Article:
Tip #7 – get your smartphone in order with sleep in mind

Few things are as damaging for your sleep as your smartphone – read the subheading below for my advice on how to best mitigate this problem.

Tip #8 – avoid exercise just before bed

Generally speaking, exercising on a regular basis is beneficial for sleep. However, exercising within a couple of hours of sleeping raises your heart rate and may actually prevent sleep.

Tip #9 – consider relaxing before bed with a herbal tea

Drinking herbal tea before bed can help your body to relax. Just make sure it doesn’t have any caffeine included. Using a magnesium supplement can also aid sleep quality.

Tip #10 – if for any reason you can’t sleep, get up and do something relaxing

When most people can’t sleep, they lie there and hope to eventually drift off. However, this may not be the best way. Getting out of bed and doing something relaxing like reading (not on a phone screen) and then returning to bed when feeling tired is more likely to help you drift off.

How to optimise your phone to allow for better sleep

Until recently, I would often spend my final hour before sleeping on my phone, either browsing social media or reading on the Kindle app. The problem is both the stimulation of using these apps plus the harmful impacts of ‘blue-light’ are not conducive to a good night’s sleep.

Due to the addictive power of smartphones, I have found that willpower alone is not enough to prevent me from using my phone prior to bed and therefore sabotaging my own sleep. Because of this, I’ve tweaked a few key settings on my phone with this in mind:

  1. Turn night shift on 4 hours before you sleep. On most smartphones, there is now an option to turn on night-shift which shifts the colours of your phone to the warmer end of the colour spectrum which reduces the level of ‘blue-light’ emitted. After a few days, this shift is barely noticeable and I have found that making this change as long before I sleep as possible has helped improve my sleep quality.
  2. Leave your phone in another room or at least not right next to your head while sleeping. If you’re anything like me, whenever you can’t sleep you may turn for your phone. I have found that leaving my phone on the dresser on the other side of the room (rather than on my bedside table) has put a stop to this habit and has completely removed the poor habit of scrolling through my phone for hours whilst in bed.
  3. Ban access to certain apps at certain times of the day. This one’s a bit dramatic but can be effective. If you have identified that at 11.30 pm every day you like to sit in bed and scroll through Instagram – you may consider changing the access controls on your phone to ban access to Instagram between the hours of 11.30 pm and 6 am for example.
  4. Use your phone’s features to set a bedtime and wake-up time that’s the same each day. Linked to the point above which states that waking up and going to sleep at the same time every single day is one of the best ways to improve your sleep quality, this is one area where your smart-phone can benefit your sleep. Apple’s ‘bedtime’ feature within the ‘clock’ app is particularly good for this.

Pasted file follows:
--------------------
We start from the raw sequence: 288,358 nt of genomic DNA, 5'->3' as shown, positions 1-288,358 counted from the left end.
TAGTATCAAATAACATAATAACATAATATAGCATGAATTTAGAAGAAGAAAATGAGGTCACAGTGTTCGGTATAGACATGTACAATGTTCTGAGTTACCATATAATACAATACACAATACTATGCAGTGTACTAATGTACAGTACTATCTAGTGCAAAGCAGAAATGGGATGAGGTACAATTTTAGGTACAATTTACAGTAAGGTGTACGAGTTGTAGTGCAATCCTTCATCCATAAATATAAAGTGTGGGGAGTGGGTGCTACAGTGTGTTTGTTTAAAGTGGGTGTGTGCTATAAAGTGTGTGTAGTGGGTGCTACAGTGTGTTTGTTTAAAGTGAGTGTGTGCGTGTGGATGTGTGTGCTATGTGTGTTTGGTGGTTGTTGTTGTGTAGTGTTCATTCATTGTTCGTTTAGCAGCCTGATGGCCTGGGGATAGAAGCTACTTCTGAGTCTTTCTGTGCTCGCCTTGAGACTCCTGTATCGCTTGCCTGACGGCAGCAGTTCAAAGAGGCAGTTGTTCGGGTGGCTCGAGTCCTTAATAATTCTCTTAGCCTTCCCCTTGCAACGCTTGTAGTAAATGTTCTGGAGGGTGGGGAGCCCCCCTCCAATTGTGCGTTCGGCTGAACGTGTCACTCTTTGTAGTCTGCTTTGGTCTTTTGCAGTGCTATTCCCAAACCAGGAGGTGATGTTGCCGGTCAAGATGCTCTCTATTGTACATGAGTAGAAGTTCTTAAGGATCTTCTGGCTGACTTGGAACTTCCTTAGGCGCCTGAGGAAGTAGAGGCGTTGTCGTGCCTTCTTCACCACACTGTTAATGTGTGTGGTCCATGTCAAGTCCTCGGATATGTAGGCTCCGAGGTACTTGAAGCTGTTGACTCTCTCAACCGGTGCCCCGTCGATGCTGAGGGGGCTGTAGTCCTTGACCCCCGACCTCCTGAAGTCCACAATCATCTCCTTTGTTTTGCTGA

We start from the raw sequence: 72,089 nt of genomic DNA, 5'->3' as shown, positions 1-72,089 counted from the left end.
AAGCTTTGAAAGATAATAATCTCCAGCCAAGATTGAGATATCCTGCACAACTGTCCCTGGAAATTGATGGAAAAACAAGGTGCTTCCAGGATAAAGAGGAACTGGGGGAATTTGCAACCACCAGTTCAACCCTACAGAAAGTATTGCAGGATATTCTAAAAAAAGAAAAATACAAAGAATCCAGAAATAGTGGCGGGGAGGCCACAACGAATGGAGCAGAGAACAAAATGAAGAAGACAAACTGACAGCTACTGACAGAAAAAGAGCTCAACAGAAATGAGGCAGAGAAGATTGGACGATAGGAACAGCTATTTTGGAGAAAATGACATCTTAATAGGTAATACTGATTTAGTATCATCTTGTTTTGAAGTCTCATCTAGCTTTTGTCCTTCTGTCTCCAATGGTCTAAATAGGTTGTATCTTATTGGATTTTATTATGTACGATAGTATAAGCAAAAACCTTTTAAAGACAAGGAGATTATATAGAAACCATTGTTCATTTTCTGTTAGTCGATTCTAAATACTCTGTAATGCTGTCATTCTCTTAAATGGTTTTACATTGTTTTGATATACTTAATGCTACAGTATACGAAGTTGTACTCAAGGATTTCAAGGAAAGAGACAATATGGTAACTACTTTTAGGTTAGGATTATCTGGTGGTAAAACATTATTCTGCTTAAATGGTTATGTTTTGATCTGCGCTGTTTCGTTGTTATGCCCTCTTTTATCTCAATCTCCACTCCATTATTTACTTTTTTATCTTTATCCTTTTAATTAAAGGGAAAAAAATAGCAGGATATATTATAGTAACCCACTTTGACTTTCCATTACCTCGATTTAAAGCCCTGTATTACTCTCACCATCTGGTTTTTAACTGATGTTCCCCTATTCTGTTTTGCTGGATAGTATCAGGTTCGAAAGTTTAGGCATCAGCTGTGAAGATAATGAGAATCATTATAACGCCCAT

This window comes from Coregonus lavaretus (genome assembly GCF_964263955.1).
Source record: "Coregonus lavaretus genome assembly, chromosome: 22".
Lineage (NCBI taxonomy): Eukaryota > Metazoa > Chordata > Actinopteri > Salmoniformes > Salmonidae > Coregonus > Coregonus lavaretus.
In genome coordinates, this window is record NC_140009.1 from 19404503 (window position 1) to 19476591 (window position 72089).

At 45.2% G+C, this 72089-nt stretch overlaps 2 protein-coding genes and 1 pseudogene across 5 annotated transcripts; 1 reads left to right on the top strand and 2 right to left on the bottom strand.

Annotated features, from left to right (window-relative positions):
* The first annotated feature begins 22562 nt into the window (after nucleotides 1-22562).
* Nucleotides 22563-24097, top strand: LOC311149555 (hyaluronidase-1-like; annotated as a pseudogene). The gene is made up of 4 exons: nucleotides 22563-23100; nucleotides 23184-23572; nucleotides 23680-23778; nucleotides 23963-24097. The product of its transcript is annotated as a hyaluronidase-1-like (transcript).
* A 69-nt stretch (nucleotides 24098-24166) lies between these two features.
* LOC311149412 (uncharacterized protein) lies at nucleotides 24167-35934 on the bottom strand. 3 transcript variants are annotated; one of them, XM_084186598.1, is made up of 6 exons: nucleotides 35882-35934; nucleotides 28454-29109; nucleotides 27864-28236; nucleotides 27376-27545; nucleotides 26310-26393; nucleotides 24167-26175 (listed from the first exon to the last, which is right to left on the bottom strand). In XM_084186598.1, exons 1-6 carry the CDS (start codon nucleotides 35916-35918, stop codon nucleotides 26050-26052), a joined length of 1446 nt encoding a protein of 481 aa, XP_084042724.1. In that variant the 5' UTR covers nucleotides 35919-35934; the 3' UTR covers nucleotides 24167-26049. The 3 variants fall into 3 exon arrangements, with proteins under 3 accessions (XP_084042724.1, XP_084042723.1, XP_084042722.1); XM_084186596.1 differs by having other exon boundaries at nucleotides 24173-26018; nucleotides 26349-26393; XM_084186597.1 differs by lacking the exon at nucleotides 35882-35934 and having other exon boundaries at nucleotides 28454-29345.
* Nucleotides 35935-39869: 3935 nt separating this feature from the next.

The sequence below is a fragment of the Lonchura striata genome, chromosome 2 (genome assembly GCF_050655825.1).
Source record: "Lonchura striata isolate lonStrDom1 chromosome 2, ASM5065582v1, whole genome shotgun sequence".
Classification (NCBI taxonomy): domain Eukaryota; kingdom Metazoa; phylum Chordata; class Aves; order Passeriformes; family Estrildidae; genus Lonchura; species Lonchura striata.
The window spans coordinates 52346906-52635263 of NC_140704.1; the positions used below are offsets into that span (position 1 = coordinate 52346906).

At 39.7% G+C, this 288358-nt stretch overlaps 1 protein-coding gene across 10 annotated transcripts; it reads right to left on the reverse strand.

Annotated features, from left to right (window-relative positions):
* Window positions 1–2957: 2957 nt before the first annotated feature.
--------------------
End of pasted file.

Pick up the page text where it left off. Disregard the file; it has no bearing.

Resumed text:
How to strike a good balance between sleeping, working and fun

The most common reason for poor sleep is poor sleep hygiene, i.e. not getting the conditions for sleep such as temperature, time of day and level of darkness correct. This aside, the biggest obstacle to consistently sleeping 7-9 hours a night is the conscious choice some people make to forego sleep in favour of social activities or working late which is something I am guilty of myself.

In my opinion, the optimum solution is to give yourself an 8.5-hour sleep opportunity whilst implementing the 10 tips for a better sleep above which should allow you to comfortably achieve 7 hours of actual sleep time at the very minimum. This allows you another 15.5 hours in the day to use up as you please, safe in the knowledge that your health and mental functioning isn’t being hampered by your sleeping habits.

Clearly, this isn’t realistic for some people who will at times prioritise late evenings at work or nights out drinking above sleep which is, of course, every individual’s own choice. Achieving the recommended 7-9 hours of sleep per night on a consistent basis will, in my opinion, provide you with a far superior return in the long-term than working late or partying late ever could but as with all things, a good balance needs to be struck.


My interest in sleep was ignited after reading Matthew Walker’s amazing book ‘Why We Sleep‘ which I’ve linked throughout this post for anyone who wants to pick up a copy. I also found this book so interesting it made the ‘TPP recommends‘ page of this website which I’d suggest checking out if you haven’t done so already.

Some of you may find yourself a little confused about why you have just read a 3000-word blog post on sleeping (thanks if you have made it all the way to the end) within a personal finance blog. My response to that is two-fold – achieving financial independence at a young age is a difficult thing to do and regardless of how many resources we read and practical saving and investing steps we take, if we don’t get the big-picture life basics like sleep right, everything else becomes far more of a struggle.

The second part of the answer is this; once I achieve financial independence, I want to be able to live exactly on my terms. The biggest threat to that is poor health which is something proper sleep can help combat.

Let me know if you have any sleeping tips you’d add to my 10 above in the comments!

As always, please remember I am an Accountant, but not your Accountant. In this post (and all of my others) I share information and oftentimes give anecdotes about what has worked well for me. However, I do not know your personal financial situation and so do not offer individual financial advice. If you are unsure about a particular financial subject, please hire a qualified financial advisor to guide you.

This article has been written by Luke Girling, ACA – a qualified Accountant and personal finance enthusiast in the UK. Please visit my About page for more information. To verify my ACA credentials – please search for my name at the ICAEW member finder. To get in touch with questions or ideas for future posts, please comment below or contact me here.